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The John Green House Year in Review

It’s Been a Good Year For Nyack’s Oldest Home

john-greenby Ken Sharp
They say “When God closes a door, he opens a window.” In John Green’s case, the door wasn’t merely closed, it was burned down — as was everything he owned when fire consumed his Coenymans, New York lumber business. But Green, to his credit, saw an opening of a window. He moved to Nyack, New York and started over. window that opened brought him to Nyack, where he started over. One has to imagine that he experienced some trepidation on that journey, or at least some uncertainty about the unknown.  Still, he moved forward and embarked on a great adventure, full of potential risks and rewards.  In Nyack, he saw a future bright with possibility and opportunity — he became a laborer, lumberman, entrepreneur, and community leader — and he ended up putting this village on the map.
When the John Green Preservation Coalition took possession of Green’s historic home just over a year ago, we at the Coalition felt many of those same feelings of excitement and unease.  We could envision a tremendous future for the house, but its more recent past had been filled with strife; at that time its condition made thoughts of a bright tomorrow daunting at best. Trepidation? Uncertainty? I think we felt more than a little of both. But after seeing the destruction of the historic Abram Lent House, we were determined to prevent the loss of another historic structure. The John Green House holds a special place in many of our hearts, and we all felt very strongly about rescuing it from further decay or possible destruction. So, like Green before us, we moved forward, with dreams of that brighter tomorrow.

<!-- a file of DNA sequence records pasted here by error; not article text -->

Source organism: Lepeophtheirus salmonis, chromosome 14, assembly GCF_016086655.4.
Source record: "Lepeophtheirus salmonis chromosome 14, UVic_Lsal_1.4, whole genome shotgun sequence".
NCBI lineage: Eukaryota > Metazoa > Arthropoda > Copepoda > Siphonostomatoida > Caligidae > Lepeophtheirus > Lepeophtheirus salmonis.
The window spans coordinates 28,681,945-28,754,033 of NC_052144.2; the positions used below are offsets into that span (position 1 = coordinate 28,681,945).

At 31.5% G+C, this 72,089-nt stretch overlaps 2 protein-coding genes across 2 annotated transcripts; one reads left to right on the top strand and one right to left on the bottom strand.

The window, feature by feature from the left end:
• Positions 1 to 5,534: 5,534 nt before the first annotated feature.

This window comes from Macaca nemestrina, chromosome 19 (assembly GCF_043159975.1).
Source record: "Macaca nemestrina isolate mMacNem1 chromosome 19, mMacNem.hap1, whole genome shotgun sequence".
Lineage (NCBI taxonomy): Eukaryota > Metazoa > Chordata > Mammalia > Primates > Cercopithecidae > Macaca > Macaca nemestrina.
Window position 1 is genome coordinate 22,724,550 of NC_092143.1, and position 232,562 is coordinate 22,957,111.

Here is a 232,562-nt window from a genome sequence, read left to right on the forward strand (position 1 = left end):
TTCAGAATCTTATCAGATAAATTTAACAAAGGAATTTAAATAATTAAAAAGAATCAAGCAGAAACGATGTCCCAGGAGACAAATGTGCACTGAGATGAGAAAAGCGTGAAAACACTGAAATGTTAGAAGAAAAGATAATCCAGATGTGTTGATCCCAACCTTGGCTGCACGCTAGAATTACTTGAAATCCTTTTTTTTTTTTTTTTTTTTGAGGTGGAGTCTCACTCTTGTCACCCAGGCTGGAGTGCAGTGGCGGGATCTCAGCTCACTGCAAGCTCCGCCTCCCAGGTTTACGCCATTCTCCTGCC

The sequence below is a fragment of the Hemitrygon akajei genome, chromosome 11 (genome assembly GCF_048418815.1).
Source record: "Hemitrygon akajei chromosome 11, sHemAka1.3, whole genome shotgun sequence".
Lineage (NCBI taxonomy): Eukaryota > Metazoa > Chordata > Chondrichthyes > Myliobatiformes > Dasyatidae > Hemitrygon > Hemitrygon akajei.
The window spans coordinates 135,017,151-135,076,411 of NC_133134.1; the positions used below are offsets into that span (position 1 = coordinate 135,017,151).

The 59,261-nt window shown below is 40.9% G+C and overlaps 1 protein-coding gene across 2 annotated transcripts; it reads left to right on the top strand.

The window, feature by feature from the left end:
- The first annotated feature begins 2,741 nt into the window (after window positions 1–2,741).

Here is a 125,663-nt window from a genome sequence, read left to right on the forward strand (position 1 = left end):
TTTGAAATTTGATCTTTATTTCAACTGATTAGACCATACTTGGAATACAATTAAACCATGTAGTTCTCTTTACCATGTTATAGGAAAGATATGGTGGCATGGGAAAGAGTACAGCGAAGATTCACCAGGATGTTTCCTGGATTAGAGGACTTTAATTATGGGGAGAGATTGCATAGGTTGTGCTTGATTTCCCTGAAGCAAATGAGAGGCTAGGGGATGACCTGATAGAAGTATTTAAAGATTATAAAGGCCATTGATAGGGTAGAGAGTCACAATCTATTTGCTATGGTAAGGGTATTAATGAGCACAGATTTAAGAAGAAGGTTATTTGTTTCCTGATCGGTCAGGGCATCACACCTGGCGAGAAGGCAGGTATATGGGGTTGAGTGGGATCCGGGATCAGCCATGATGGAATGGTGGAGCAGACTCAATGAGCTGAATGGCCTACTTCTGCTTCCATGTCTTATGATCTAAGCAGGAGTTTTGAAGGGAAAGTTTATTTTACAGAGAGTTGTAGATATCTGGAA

Now, a year later, while we’re still concerned about the fragility of our large sandstone friend, we are more hopeful than ever about her future.  Our requests for volunteer labor over the last 12 months have been well met, with wonderful, hardworking people from the community filling many dumpsters with debris and modern construction materials from the house.  Generous businesses, organizations and individuals have contributed funds, labor and lumber to get the house stabilized and rehabilitate what had been a failing, dangerous corner of the building into one of the most level, plumb parts of the structure.
This spring, our efforts branched out in new directions and yielded much new fruit (both figuratively and literally).  Our organization had the great pleasure to take part in Suzanne Barish’s “Please Pick Project”, which is still providing a bumper crop of tomatoes, eggplant, kale and herbs, available to the public  We also received a  Rockland County Executive’s Historic Preservation Merit Award  — specifically, the “Preservation Leadership Award” for displaying outstanding leadership to the preservation of historic resources in Rockland County, NY.
restorationThe wonderful watercolor artist Beverley Bozarth Colgan graced us with a magnificent rendition of the John Green House (pictured), and we also had the great pleasure to sponsor Tina Traster’s excellent documentary, This House Matters, which focused on several historic properties in Rockland County, and which has garnered an extremely positive response at many local and international film festivals.
Most recently, The John Green House has been approved for listing on the state and national registers of historic places, and we are currently involved in discussions with the village and interested residents about the possible designation of historic districts in Nyack.
It has been a truly incredible year, but our work has just begun.  There will be much to do in the days going forward, but for now, we hope to see everyone at the Restoration Art Show at Bell-Ans this Sunday.
Thank you Nyack, for your constant and continued support of our rehabilitation of this historic home.


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